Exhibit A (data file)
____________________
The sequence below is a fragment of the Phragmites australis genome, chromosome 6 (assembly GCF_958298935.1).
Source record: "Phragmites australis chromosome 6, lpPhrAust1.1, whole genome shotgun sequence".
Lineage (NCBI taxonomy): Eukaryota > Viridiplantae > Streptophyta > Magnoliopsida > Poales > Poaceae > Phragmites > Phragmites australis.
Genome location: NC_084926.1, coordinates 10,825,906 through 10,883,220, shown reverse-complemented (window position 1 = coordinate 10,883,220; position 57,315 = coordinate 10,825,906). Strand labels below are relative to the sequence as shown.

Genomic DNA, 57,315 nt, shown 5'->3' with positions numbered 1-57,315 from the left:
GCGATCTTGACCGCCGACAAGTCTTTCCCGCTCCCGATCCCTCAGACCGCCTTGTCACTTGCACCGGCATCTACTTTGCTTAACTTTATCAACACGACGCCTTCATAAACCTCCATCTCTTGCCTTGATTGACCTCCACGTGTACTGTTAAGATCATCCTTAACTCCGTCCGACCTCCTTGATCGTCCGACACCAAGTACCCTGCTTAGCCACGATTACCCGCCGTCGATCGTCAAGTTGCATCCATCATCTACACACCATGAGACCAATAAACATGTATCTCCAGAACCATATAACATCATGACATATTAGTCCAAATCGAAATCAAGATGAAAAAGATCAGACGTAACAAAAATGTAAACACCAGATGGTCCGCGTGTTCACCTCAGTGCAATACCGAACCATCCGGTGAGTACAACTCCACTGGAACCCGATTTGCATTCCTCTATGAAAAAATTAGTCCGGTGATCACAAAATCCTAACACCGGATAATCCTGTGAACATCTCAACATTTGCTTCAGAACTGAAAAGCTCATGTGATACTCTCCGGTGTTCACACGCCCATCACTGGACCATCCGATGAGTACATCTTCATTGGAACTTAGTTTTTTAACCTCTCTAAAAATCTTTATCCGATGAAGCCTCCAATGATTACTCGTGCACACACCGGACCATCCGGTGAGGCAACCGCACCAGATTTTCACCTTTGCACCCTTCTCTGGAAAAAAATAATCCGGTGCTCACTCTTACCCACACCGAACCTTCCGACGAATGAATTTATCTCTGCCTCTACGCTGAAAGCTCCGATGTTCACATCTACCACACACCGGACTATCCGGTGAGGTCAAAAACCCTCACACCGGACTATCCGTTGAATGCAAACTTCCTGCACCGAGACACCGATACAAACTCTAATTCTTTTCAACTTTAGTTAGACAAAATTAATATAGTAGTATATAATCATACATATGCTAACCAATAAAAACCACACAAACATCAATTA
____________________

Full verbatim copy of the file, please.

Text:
The sequence below is a fragment of the Phragmites australis genome, chromosome 6 (assembly GCF_958298935.1).
Source record: "Phragmites australis chromosome 6, lpPhrAust1.1, whole genome shotgun sequence".
Lineage (NCBI taxonomy): Eukaryota > Viridiplantae > Streptophyta > Magnoliopsida > Poales > Poaceae > Phragmites > Phragmites australis.
Genome location: NC_084926.1, coordinates 10,825,906 through 10,883,220, shown reverse-complemented (window position 1 = coordinate 10,883,220; position 57,315 = coordinate 10,825,906). Strand labels below are relative to the sequence as shown.

Genomic DNA, 57,315 nt, shown 5'->3' with positions numbered 1-57,315 from the left:
GCGATCTTGACCGCCGACAAGTCTTTCCCGCTCCCGATCCCTCAGACCGCCTTGTCACTTGCACCGGCATCTACTTTGCTTAACTTTATCAACACGACGCCTTCATAAACCTCCATCTCTTGCCTTGATTGACCTCCACGTGTACTGTTAAGATCATCCTTAACTCCGTCCGACCTCCTTGATCGTCCGACACCAAGTACCCTGCTTAGCCACGATTACCCGCCGTCGATCGTCAAGTTGCATCCATCATCTACACACCATGAGACCAATAAACATGTATCTCCAGAACCATATAACATCATGACATATTAGTCCAAATCGAAATCAAGATGAAAAAGATCAGACGTAACAAAAATGTAAACACCAGATGGTCCGCGTGTTCACCTCAGTGCAATACCGAACCATCCGGTGAGTACAACTCCACTGGAACCCGATTTGCATTCCTCTATGAAAAAATTAGTCCGGTGATCACAAAATCCTAACACCGGATAATCCTGTGAACATCTCAACATTTGCTTCAGAACTGAAAAGCTCATGTGATACTCTCCGGTGTTCACACGCCCATCACTGGACCATCCGATGAGTACATCTTCATTGGAACTTAGTTTTTTAACCTCTCTAAAAATCTTTATCCGATGAAGCCTCCAATGATTACTCGTGCACACACCGGACCATCCGGTGAGGCAACCGCACCAGATTTTCACCTTTGCACCCTTCTCTGGAAAAAAATAATCCGGTGCTCACTCTTACCCACACCGAACCTTCCGACGAATGAATTTATCTCTGCCTCTACGCTGAAAGCTCCGATGTTCACATCTACCACACACCGGACTATCCGGTGAGGTCAAAAACCCTCACACCGGACTATCCGTTGAATGCAAACTTCCTGCACCGAGACACCGATACAAACTCTAATTCTTTTCAACTTTAGTTAGACAAAATTAATATAGTAGTATATAATCATACATATGCTAACCAATAAAAACCACACAAACATCAATTA